August 14, 2020

Ownership Culture Insights: Why Employee Involvement Matters

Director of Culture and Engagement

Ownership Culture Insights logo

Any company, whether it is employee-owned or not, would love to have a culture in which its employees think and act like owners in the workplace. Fortunately for ESOP companies, their employees really do have an ownership stake in the business they work for, but as we have said time and time again at NCEO meetings and events, the ESOP alone cannot create this type of attitude or engagement.

In 2015, I was introduced to David Erdal’s book Beyond the Corporation: Humanity Working, which explores shared ownership of businesses worldwide. In it, I came across a passage that stimulated my thinking about how employees experience and think about ownership in their workplaces. Erdal suggests that “one of the strongest predictors of whether a person feels like an owner is how recently he or she has been involved in making an improvement.  The more recent the involvement, the more positive the attitude.” Erdal goes on to explain that this relationship between involvement and feeling more like an owner of the company is certainly a positive correlation, but not exactly a proven cause-effect relationship. It will almost always run both ways; as Erdal explains, “the more you feel like an owner, the more you get involved in making improvements; and the more you make improvements, the more you feel that your ownership is real.”

In my experience surveying employee-owners with the NCEO’s Ownership Culture Survey, this seems to be true, and it is also true that when we ask employee-owners what would make them feel more like owners of their company, they consistently express an interest in more involvement in decisions that affect their day-to-day work and have a positive impact on the company’s performance or culture. Surveying several companies in the years that followed, we explored the relationship between the sense of ownership identity among employees based on how recently they had been involved in some kind of personal or group-level improvement effort at the company. What we found was consistent with Erdal’s understanding of this relationship. In fact, at every company or location we surveyed, a much higher proportion of employees that had been involved in such an effort within the prior six months identified as owners of the business compared to those that had not been involved.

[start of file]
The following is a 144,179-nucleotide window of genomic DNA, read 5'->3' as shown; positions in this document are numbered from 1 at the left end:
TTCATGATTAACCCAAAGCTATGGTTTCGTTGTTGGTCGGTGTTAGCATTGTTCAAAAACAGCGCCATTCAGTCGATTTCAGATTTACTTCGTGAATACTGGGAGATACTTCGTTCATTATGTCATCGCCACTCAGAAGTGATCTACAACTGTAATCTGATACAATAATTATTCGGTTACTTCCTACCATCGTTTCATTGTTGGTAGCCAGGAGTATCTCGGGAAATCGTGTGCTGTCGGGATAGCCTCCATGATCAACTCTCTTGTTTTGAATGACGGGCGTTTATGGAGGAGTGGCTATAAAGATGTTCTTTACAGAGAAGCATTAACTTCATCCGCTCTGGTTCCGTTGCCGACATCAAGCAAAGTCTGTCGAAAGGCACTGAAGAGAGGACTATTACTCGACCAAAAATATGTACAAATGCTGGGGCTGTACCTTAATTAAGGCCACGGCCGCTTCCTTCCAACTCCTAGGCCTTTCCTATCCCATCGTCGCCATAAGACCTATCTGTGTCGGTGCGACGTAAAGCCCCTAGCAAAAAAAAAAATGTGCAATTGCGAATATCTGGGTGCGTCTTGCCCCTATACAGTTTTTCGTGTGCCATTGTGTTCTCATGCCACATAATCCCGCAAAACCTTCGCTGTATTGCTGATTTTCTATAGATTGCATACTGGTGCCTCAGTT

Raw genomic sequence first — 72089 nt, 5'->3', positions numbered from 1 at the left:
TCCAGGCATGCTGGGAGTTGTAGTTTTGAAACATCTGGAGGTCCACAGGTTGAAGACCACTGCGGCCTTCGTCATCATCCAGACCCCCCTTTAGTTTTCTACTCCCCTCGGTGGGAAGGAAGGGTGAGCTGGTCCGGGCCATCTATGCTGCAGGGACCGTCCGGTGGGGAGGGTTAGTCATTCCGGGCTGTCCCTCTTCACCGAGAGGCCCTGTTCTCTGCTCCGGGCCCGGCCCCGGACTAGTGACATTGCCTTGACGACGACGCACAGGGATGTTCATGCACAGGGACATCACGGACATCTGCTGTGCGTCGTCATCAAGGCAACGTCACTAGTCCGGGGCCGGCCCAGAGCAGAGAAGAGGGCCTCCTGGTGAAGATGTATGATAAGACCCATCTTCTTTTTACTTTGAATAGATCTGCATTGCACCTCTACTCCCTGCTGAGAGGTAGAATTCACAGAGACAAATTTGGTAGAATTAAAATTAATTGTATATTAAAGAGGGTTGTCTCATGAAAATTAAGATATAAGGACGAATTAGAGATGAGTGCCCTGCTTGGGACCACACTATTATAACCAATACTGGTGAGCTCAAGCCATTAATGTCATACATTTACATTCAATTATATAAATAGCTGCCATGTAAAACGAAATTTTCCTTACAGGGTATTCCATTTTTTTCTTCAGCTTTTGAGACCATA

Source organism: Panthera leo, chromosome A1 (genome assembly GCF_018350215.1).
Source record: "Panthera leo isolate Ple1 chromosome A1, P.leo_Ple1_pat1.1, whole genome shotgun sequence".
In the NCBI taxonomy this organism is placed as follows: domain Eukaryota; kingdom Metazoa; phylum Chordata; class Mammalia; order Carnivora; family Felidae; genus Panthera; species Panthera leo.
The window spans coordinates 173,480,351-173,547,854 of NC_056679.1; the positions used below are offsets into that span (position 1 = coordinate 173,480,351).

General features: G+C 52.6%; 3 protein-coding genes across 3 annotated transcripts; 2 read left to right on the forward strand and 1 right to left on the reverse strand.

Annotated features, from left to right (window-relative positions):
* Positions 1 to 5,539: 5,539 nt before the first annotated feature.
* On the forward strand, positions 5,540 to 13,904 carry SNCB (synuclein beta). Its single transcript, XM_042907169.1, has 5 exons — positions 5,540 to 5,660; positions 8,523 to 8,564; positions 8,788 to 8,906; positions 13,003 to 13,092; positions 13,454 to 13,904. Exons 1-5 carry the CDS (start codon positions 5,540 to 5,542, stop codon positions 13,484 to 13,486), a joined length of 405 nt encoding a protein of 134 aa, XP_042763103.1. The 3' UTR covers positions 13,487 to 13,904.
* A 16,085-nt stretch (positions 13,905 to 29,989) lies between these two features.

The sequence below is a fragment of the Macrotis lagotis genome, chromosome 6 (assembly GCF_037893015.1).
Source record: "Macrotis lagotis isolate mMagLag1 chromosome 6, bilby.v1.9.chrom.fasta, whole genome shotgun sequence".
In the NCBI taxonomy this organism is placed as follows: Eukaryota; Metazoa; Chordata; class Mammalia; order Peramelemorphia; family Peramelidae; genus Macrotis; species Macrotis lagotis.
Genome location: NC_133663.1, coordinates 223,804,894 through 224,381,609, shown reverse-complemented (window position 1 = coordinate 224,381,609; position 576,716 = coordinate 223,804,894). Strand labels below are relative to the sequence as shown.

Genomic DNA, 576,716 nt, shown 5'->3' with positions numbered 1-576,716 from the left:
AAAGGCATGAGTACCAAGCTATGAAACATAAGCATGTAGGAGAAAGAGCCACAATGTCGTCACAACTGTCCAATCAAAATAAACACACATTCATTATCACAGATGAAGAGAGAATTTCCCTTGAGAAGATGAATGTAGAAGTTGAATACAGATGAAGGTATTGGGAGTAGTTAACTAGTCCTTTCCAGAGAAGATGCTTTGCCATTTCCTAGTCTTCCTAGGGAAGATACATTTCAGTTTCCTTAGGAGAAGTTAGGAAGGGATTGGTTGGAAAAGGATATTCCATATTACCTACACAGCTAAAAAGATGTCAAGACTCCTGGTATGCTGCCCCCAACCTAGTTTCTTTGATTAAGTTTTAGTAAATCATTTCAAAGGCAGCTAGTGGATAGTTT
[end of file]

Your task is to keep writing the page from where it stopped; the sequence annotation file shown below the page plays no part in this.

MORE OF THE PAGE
We measure ownership identity on a one-to-ten scale, where the nines and tens feel strongly like owners and the responses at three or less do not feel like owners at all. In one company that took the ownership culture survey, 78% of employees that had been recently involved in making an improvement identified strongly as owners. Comparing this with employees that had never been involved in such an effort, I found that only 14% felt strongly like owners, and nearly 30% of this group did not feel like owners at all (they had scores of three or less), while the rest remained neutral. This story was true for every company we did this analysis for. Involved employees identified as owners at a much higher rate than those that had never been involved. What this illustrated for many of these businesses was the importance of creating more opportunities for involvement and structures that helped managers facilitate involvement more effectively in their workplace. While ESOPs are certainly meaningful tools for shared ownership, they act as a reward and benefit for the efforts of employee-owners and do not create engagement alone. Creating a true sense of ownership thinking and behavior requires a culture that goes the extra mile to meaningfully involve employees in all aspects of the businesses they own and work for.